Decision Date: 1st February 2021
Ms E complained on behalf of her late mother, Mrs F.
Mrs F was a resident at Ingersley Court Residential Care Home. The Council arranged and partly funded her care.
On an undisclosed date, Mrs F complained to her carer that she felt sick at 7pm. The carer reported this to the team leader on duty.
Mrs F still felt ill when she was checked on at 10:15pm.
At 10:47pm Mrs F’s stomach felt worse, and she felt cold and clammy. Her carer stayed with her.
At 11:15pm the carer called for an ambulance. (the report did not go into Mrs F’s symptoms at this point). Around midnight when the paramedics arrived, they asked whether Mrs F had a ‘do not attempt resuscitation’ (DNAR) decision on file.
The carer could not find a DNAR in Mrs F’s file, so called Ms E to inform her of Mrs F’s condition and ask about a DNAR decision.
Ms E said that there was a DNAR on file, but since it could not be located the paramedics began resuscitation.
Mrs F unfortunately passed away.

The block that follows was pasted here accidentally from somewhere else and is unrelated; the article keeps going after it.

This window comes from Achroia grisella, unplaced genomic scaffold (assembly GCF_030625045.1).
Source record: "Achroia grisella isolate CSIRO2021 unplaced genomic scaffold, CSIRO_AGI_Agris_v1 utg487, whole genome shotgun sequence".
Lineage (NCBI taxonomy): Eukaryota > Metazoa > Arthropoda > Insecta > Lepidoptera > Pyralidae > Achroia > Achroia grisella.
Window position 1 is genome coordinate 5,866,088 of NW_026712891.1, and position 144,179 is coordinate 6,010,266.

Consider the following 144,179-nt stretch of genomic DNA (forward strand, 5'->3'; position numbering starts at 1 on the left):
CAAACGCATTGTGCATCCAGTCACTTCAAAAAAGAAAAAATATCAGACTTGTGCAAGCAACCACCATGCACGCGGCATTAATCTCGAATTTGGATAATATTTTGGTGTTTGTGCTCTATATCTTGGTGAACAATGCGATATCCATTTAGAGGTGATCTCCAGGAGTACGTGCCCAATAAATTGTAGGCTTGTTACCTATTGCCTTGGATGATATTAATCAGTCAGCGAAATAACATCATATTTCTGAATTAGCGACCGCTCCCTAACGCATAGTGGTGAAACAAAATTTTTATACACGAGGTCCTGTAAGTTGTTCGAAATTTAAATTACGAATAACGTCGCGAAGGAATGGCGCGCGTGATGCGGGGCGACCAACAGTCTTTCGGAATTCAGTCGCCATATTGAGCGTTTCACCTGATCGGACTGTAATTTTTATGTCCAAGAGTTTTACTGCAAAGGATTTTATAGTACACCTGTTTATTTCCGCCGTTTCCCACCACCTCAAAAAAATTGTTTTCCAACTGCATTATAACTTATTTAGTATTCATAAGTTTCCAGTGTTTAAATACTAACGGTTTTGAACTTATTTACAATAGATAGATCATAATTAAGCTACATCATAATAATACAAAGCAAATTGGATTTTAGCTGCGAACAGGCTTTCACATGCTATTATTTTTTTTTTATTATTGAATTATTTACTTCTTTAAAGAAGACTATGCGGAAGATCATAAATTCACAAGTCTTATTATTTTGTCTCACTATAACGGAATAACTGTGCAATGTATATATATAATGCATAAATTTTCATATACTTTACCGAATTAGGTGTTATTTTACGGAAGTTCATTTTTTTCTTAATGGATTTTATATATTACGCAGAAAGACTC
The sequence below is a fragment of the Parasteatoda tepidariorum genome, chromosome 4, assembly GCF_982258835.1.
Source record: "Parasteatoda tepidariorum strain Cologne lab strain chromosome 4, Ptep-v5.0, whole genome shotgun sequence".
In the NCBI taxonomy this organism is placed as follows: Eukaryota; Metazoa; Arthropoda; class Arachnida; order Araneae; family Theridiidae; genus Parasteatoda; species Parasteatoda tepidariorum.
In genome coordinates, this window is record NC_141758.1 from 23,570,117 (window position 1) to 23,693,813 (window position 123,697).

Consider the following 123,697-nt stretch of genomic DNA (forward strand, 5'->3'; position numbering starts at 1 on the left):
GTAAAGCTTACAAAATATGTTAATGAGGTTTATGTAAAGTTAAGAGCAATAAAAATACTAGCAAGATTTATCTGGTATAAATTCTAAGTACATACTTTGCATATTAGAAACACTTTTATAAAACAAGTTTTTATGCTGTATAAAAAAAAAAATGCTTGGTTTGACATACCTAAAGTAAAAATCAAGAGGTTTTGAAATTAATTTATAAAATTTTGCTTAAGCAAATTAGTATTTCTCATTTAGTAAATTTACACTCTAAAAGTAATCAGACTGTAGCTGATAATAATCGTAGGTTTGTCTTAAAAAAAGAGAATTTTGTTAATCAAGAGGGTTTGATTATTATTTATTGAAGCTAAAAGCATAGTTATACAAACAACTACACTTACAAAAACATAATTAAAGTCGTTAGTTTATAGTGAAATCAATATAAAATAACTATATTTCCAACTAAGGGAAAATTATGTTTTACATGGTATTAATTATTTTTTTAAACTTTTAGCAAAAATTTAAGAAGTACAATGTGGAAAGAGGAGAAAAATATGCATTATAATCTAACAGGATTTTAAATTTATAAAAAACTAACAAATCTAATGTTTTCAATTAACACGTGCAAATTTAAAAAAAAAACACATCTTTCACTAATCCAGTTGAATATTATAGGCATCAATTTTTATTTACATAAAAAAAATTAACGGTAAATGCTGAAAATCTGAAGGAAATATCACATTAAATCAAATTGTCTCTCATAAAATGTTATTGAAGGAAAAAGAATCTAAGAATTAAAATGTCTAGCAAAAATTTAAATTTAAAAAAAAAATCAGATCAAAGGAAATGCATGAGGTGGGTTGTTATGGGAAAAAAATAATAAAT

Ms E complained that the care home took too long to call for an ambulance or herself to be informed of her mother’s condition. She also complained about the DNAR missing from Mrs F’s file, and finally about the state of Mrs F’s room when the family visited the next day.
The care home stated Mrs F did not have a DNAR decision in place, the carer had called the ambulance at an appropriate time and contacted Ms E as soon as she could. It apologised for Mrs F’s room not being cleaned after she died and that in the future domestic staff would be instructed to ensure this did not happen again.
Ms E was unhappy with this response and asked for a review. After its review, the care home maintained that it called for an ambulance at the right time, and apologised again for the unclean room.